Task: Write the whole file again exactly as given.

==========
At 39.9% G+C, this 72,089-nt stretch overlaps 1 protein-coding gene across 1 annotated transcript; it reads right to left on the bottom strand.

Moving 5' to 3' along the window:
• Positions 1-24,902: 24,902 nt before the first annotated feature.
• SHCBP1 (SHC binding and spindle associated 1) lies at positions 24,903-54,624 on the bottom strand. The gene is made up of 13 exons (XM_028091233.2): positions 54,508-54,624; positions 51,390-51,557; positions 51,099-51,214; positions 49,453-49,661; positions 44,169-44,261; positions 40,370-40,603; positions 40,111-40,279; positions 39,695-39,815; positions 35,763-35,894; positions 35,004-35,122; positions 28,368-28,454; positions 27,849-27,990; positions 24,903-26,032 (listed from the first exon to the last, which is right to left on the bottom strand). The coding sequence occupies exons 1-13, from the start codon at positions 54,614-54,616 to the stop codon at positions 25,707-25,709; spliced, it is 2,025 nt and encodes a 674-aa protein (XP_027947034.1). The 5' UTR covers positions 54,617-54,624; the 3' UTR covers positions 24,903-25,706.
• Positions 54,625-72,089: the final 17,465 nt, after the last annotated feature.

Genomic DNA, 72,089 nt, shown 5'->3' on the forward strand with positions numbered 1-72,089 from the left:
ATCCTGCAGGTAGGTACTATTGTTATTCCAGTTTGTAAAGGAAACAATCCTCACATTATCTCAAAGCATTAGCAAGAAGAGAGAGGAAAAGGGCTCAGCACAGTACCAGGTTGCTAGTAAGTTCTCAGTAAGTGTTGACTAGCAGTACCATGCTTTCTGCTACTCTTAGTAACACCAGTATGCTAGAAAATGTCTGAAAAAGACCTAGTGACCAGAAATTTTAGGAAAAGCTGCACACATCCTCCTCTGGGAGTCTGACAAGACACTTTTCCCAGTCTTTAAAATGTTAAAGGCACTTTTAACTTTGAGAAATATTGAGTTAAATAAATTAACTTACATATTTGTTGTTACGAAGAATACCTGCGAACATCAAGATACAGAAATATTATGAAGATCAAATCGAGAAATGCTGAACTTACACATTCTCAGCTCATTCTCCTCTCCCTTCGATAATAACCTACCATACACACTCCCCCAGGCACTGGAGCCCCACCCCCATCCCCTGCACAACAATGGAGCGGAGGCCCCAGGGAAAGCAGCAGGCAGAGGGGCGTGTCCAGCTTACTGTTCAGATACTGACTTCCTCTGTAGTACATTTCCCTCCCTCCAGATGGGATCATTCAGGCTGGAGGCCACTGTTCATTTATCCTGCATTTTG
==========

At 39.9% G+C, this 72,089-nt stretch overlaps 1 protein-coding gene across 1 annotated transcript; it reads right to left on the bottom strand.

Moving 5' to 3' along the window:
• Positions 1-24,902: 24,902 nt before the first annotated feature.
• SHCBP1 (SHC binding and spindle associated 1) lies at positions 24,903-54,624 on the bottom strand. The gene is made up of 13 exons (XM_028091233.2): positions 54,508-54,624; positions 51,390-51,557; positions 51,099-51,214; positions 49,453-49,661; positions 44,169-44,261; positions 40,370-40,603; positions 40,111-40,279; positions 39,695-39,815; positions 35,763-35,894; positions 35,004-35,122; positions 28,368-28,454; positions 27,849-27,990; positions 24,903-26,032 (listed from the first exon to the last, which is right to left on the bottom strand). The coding sequence occupies exons 1-13, from the start codon at positions 54,614-54,616 to the stop codon at positions 25,707-25,709; spliced, it is 2,025 nt and encodes a 674-aa protein (XP_027947034.1). The 5' UTR covers positions 54,617-54,624; the 3' UTR covers positions 24,903-25,706.
• Positions 54,625-72,089: the final 17,465 nt, after the last annotated feature.

Genomic DNA, 72,089 nt, shown 5'->3' on the forward strand with positions numbered 1-72,089 from the left:
ATCCTGCAGGTAGGTACTATTGTTATTCCAGTTTGTAAAGGAAACAATCCTCACATTATCTCAAAGCATTAGCAAGAAGAGAGAGGAAAAGGGCTCAGCACAGTACCAGGTTGCTAGTAAGTTCTCAGTAAGTGTTGACTAGCAGTACCATGCTTTCTGCTACTCTTAGTAACACCAGTATGCTAGAAAATGTCTGAAAAAGACCTAGTGACCAGAAATTTTAGGAAAAGCTGCACACATCCTCCTCTGGGAGTCTGACAAGACACTTTTCCCAGTCTTTAAAATGTTAAAGGCACTTTTAACTTTGAGAAATATTGAGTTAAATAAATTAACTTACATATTTGTTGTTACGAAGAATACCTGCGAACATCAAGATACAGAAATATTATGAAGATCAAATCGAGAAATGCTGAACTTACACATTCTCAGCTCATTCTCCTCTCCCTTCGATAATAACCTACCATACACACTCCCCCAGGCACTGGAGCCCCACCCCCATCCCCTGCACAACAATGGAGCGGAGGCCCCAGGGAAAGCAGCAGGCAGAGGGGCGTGTCCAGCTTACTGTTCAGATACTGACTTCCTCTGTAGTACATTTCCCTCCCTCCAGATGGGATCATTCAGGCTGGAGGCCACTGTTCATTTATCCTGCATTTTG